Last week I met with one of my heroes, John Whitehead--veteran of D-Day, former Deputy Secretary of State, former co-head of Goldman Sachs, a leader of civic and cultural communities in New York, and universally admired for his integrity, wisdom, and grace. (See Peggy Noonan's July 2008 Wall Street Journal column.) John is a supporter of Common Good, the legal reform nonprofit that I chair, and was also indispensable, when he was Chairman of the Lower Manhattan Development Corporation, in supporting the Tribute in Light memorial which I helped organize.
Our 75 minute discussion was far-reaching. John is worried about the fiscal stability of our country, and thinks there's a real risk that investors may stop buying Treasury bonds. He sees a country that lacks the political will to balance the budget because no one is willing to eliminate or adjust outdated and unaffordable programs (see my June 22nd post). Subsidies and entitlements pile up over the decades until there's no money left to meet new needs. He fears growing deficits will precipitate a crisis.
The discussion then turned to the strategy for Common Good. We have a number of concrete initiatives that have gained traction among leaders in different fields, and he seemed encouraged that President Obama had written a letter to Congress specifically mentioning our proposal to create special health courts (developed jointly with the Harvard School of Public Health, with support from the Robert Wood Johnson Foundation). Only when doctors trust justice to distinguish between good care and bad care will we have a chance of saving the $100-$200 billion per year that is wasted in defensive medicine.
But I've come to believe that concrete reforms in this or that area, while providing beacons for a new approach, aren't sufficient in themselves. We could spend several lifetimes trying to prune the jungle of law and entitlements that have overgrown our society. The bigger problem, I suggested to John, was that America has lost sight of the core principle of freedom--the power of each individual, at every level of responsibility, to make choices that adapt to current goals and circumstances. Law has wrapped around every social interaction. Doctors go through the day thinking about self-protection from lawsuits. (See my July 2009 Washington Post op-ed.) Teachers have lost control of the classroom because of the application of legal due process to ordinary disciplinary choices. (See my March 25th Wall Street Journal op-ed.) Governors and mayors are unable to balance budgets because of promises made by their predecessors. (See former Los Angeles Mayor Richard Riordan's May 5thWall Street Journal op-ed.) Americans feel powerless to affect the world around them. (See recent survey results from the Pew Research Center.) The can-do society has become the no-can-do society.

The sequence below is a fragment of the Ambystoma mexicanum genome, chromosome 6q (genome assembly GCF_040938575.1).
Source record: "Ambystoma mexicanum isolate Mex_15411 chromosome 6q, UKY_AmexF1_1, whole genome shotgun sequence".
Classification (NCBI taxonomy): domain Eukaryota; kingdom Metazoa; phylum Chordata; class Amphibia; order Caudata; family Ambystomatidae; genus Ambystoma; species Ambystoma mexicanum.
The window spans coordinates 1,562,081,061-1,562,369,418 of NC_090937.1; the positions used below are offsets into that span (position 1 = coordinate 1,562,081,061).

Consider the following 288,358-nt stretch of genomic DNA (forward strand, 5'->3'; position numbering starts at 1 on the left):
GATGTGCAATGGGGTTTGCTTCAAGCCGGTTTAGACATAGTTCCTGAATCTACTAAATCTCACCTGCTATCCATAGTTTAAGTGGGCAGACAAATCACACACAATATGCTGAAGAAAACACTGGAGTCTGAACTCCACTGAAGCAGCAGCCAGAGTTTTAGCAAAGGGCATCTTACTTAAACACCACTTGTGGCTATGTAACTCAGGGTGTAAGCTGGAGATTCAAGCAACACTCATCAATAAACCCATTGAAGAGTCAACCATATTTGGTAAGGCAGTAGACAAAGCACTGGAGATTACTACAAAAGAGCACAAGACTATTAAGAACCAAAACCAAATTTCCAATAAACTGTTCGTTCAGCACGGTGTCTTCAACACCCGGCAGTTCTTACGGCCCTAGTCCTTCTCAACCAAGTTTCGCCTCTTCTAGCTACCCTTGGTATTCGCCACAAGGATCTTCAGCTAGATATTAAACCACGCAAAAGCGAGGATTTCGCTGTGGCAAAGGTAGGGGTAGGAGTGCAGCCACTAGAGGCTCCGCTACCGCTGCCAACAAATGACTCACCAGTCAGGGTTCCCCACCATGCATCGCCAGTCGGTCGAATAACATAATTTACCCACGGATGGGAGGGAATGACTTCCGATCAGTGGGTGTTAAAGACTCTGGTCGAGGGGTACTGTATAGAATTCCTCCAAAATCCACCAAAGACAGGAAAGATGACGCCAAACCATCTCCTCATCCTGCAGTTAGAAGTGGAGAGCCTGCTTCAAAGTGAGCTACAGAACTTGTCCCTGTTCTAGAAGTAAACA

The only way out of this rut, I think, is a popular movement to overhaul law and government to revive a time-honored operational principle--individual responsibility. Schools cannot be expected to succeed if teachers don't have authority to maintain order. Healthcare costs will never be contained until both patients and doctors have responsibility to be prudent in their use of healthcare resources. Government will be unable to act prudently until legal stables are cleaned out so officials can make fresh choices to, say, balance the budget. Accountability will be nonexistent until choices, public and private, are linked to identifiable individuals. Nothing works unless individuals take responsibility to make it work.